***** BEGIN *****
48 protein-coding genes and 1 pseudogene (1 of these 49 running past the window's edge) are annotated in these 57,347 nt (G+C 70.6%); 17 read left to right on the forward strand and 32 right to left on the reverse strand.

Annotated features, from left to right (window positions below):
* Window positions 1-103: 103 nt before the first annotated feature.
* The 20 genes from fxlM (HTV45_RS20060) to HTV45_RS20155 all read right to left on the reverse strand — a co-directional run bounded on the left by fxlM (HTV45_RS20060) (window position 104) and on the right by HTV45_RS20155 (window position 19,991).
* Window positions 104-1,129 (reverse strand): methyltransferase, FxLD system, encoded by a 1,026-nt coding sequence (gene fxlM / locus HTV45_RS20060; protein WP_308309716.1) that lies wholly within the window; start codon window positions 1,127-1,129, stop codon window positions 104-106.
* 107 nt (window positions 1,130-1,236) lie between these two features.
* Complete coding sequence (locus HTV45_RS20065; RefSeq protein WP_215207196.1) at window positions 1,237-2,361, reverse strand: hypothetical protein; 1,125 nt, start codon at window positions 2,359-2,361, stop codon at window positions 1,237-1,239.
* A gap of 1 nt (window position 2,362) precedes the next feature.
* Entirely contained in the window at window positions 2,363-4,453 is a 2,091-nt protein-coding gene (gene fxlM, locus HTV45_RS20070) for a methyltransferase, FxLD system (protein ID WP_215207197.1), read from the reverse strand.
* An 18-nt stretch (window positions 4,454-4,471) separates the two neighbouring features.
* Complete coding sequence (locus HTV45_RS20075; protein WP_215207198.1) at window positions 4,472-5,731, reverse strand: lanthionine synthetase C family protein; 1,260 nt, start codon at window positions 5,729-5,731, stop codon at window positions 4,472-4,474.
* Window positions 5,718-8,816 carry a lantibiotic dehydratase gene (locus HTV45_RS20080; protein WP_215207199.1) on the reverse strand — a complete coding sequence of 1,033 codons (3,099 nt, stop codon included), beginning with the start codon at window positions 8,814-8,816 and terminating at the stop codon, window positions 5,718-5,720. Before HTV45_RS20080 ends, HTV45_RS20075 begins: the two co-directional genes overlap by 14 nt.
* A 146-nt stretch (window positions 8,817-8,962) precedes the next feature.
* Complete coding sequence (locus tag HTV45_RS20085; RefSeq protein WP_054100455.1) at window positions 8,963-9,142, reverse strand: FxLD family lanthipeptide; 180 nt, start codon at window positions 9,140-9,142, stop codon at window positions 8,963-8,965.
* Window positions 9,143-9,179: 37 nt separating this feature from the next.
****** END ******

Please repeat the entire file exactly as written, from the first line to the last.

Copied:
48 protein-coding genes and 1 pseudogene (1 of these 49 running past the window's edge) are annotated in these 57,347 nt (G+C 70.6%); 17 read left to right on the forward strand and 32 right to left on the reverse strand.

Annotated features, from left to right (window positions below):
* Window positions 1-103: 103 nt before the first annotated feature.
* The 20 genes from fxlM (HTV45_RS20060) to HTV45_RS20155 all read right to left on the reverse strand — a co-directional run bounded on the left by fxlM (HTV45_RS20060) (window position 104) and on the right by HTV45_RS20155 (window position 19,991).
* Window positions 104-1,129 (reverse strand): methyltransferase, FxLD system, encoded by a 1,026-nt coding sequence (gene fxlM / locus HTV45_RS20060; protein WP_308309716.1) that lies wholly within the window; start codon window positions 1,127-1,129, stop codon window positions 104-106.
* 107 nt (window positions 1,130-1,236) lie between these two features.
* Complete coding sequence (locus HTV45_RS20065; RefSeq protein WP_215207196.1) at window positions 1,237-2,361, reverse strand: hypothetical protein; 1,125 nt, start codon at window positions 2,359-2,361, stop codon at window positions 1,237-1,239.
* A gap of 1 nt (window position 2,362) precedes the next feature.
* Entirely contained in the window at window positions 2,363-4,453 is a 2,091-nt protein-coding gene (gene fxlM, locus HTV45_RS20070) for a methyltransferase, FxLD system (protein ID WP_215207197.1), read from the reverse strand.
* An 18-nt stretch (window positions 4,454-4,471) separates the two neighbouring features.
* Complete coding sequence (locus HTV45_RS20075; protein WP_215207198.1) at window positions 4,472-5,731, reverse strand: lanthionine synthetase C family protein; 1,260 nt, start codon at window positions 5,729-5,731, stop codon at window positions 4,472-4,474.
* Window positions 5,718-8,816 carry a lantibiotic dehydratase gene (locus HTV45_RS20080; protein WP_215207199.1) on the reverse strand — a complete coding sequence of 1,033 codons (3,099 nt, stop codon included), beginning with the start codon at window positions 8,814-8,816 and terminating at the stop codon, window positions 5,718-5,720. Before HTV45_RS20080 ends, HTV45_RS20075 begins: the two co-directional genes overlap by 14 nt.
* A 146-nt stretch (window positions 8,817-8,962) precedes the next feature.
* Complete coding sequence (locus tag HTV45_RS20085; RefSeq protein WP_054100455.1) at window positions 8,963-9,142, reverse strand: FxLD family lanthipeptide; 180 nt, start codon at window positions 9,140-9,142, stop codon at window positions 8,963-8,965.
* Window positions 9,143-9,179: 37 nt separating this feature from the next.